It would not be an exaggeration if one called the mind a world; it is the world that man makes and in which he will make his life in the hereafter, as a spider weaves his web to live in. Once a person thinks of this problem he begins to see the value of the spiritual path. The soul learns on the path in which it is trained not to be owned by the mind, but to own it; not to become a slave of the mind, but to master it.


It has been asked of the sages and thinkers of all times by the seekers of truth that they should explain the meaning of the word 'soul'. Some have tried to explain it and some have given answers which are difficult for everyone to understand. About the meaning of the word soul many statements of thinkers differ, though all mystics arrive at the same understanding of the idea of the soul. As the air, by being caught in water, becomes a bubble for the moment, and as the waves of the air, being caught in a hollow vessel, become a sound, so Intelligence, being caught by the mind and body, becomes the soul. Therefore, intelligence and the soul are not two things. It is only a condition of the intelligence which is the soul. The intelligence in its original aspect is the essence of life, the spirit, or God. But when this intelligence is caught in an accommodation such as body and mind, its original nature of knowing then knows, and that knowing intelligence becomes consciousness.

The difference between consciousness and the soul is that the soul is like a mirror, and the consciousness is a mirror which shows a reflection in it. The Arabic word Ruh and the Sanskrit word Atma mean the same thing: soul.

There is another word 'sole' in the English language, which means one or single; although different in spelling, yet it is expressive of the same idea, namely, that the soul is that part of our being in which we realize ourselves to be one single being. When one thinks of the body, it has many organs; when one thinks of the mind, it has various thoughts; when one thinks of the heart, it has many feelings; but when one thinks of soul in the right sense of the word, it is one single being; it is above division, and therefore it is the soul which really can be called the individual. Very often philosophers have used this name for the body, mind, and consciousness, for all three.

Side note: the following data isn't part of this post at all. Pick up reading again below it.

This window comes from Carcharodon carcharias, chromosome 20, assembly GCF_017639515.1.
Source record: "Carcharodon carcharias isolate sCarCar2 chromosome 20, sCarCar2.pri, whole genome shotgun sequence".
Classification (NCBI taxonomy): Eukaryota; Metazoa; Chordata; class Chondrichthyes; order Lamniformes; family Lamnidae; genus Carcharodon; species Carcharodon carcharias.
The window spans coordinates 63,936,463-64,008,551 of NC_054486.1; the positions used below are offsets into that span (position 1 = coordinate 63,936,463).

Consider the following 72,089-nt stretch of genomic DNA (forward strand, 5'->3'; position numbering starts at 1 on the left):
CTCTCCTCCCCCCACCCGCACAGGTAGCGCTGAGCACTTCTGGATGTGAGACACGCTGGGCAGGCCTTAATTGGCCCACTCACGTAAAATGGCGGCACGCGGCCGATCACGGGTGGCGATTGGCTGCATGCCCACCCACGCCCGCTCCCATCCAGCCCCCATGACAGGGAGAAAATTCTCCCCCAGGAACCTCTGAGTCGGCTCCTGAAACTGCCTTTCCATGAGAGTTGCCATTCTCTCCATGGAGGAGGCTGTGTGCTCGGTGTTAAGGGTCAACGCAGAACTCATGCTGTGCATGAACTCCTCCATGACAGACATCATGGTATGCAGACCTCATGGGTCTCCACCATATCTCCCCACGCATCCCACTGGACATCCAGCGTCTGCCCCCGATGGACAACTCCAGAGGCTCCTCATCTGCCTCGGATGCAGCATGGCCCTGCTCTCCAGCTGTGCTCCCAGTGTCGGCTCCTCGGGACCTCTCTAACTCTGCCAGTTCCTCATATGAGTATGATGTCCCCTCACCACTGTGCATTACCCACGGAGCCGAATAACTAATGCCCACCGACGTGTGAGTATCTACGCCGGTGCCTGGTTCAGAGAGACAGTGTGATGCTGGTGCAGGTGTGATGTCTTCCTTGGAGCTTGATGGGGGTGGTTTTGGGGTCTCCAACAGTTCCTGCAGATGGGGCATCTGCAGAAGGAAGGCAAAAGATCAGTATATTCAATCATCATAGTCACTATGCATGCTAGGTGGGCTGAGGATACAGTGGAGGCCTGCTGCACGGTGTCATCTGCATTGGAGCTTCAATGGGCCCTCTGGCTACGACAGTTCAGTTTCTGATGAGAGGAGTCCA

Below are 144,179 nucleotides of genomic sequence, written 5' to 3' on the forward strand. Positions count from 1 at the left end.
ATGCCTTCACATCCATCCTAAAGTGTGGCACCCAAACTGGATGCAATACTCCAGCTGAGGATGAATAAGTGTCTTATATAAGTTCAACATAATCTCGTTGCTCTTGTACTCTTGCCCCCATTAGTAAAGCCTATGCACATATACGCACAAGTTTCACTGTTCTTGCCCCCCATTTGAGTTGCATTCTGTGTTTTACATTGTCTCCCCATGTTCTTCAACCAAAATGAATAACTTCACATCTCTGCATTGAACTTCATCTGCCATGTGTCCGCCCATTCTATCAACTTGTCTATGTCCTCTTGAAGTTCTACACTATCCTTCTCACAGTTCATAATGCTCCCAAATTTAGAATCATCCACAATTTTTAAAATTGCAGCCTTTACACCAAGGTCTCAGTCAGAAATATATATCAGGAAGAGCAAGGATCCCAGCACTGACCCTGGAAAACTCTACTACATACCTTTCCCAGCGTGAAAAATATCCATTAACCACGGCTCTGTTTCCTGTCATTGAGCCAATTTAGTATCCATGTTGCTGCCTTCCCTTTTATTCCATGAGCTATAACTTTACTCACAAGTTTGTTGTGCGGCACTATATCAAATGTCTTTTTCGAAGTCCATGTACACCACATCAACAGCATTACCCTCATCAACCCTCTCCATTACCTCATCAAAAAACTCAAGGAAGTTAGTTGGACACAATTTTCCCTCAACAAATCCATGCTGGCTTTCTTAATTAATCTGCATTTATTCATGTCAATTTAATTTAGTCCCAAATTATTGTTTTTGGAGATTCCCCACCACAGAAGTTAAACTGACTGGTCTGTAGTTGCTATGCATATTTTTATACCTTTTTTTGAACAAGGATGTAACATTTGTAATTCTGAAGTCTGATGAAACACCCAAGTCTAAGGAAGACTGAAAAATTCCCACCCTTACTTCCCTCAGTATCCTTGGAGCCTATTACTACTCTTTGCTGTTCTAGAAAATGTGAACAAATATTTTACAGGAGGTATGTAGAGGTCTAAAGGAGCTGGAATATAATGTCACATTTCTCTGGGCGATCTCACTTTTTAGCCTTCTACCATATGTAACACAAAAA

Sufism may be related to the word Saf which means purity. This purity is attained by purifying the soul from all foreign attributes that it has acquired, thereby discovering its real nature and character. Pure water means water which is in its original condition; if it happens that there is sugar and milk in the water, then the one who wishes to analyze it will separate the elements, and will try to see the water in its pure condition. Sufism, therefore, is the analyzing of the self, the self which has for the moment become a mixture of three things, of body, mind, and soul. By separating the outer garments of the soul the Sufi discovers the real nature and character of the soul, and in this discovery lies the secret of the whole life.

Rumi has said in the Masnavi that life on earth is a captivity of the soul. When one looks at the bubble in which the air has been caught by the water, one sees the meaning of Rumi's words that something which is free to move about becomes a captive of the atoms of water for a time, and loses its freedom for that moment.

Man in all conditions of life, whatever be his rank, position or possessions, has trouble, pains and difficulties. Where do these come from? From his limitations. But if limitations were natural, why should he not be contented with his troubles? Because limitation is not natural to the soul; the soul, which is by nature free, feels uncomfortable in the life of limitation. In spite of all that this world can offer, when the soul experiences the highest degree of pain it refuses everything in order to fly from the spheres of the earth, and seek the spheres of liberty and that freedom which is the soul's destination. There is a longing hidden beneath all the other longings which man has, and that longing is freedom. This longing is sometimes satisfied by walking in the solitude, in the woods, when one is left alone for a time, when one is fast asleep, when even dreams do not trouble one; and when one is in meditation, in which for a moment the activities of body and mind are both suspended. Therefore the sages have preferred solitude, and have always shown love for nature; and they have adopted meditation as the method of attaining that goal which is the freedom of the soul.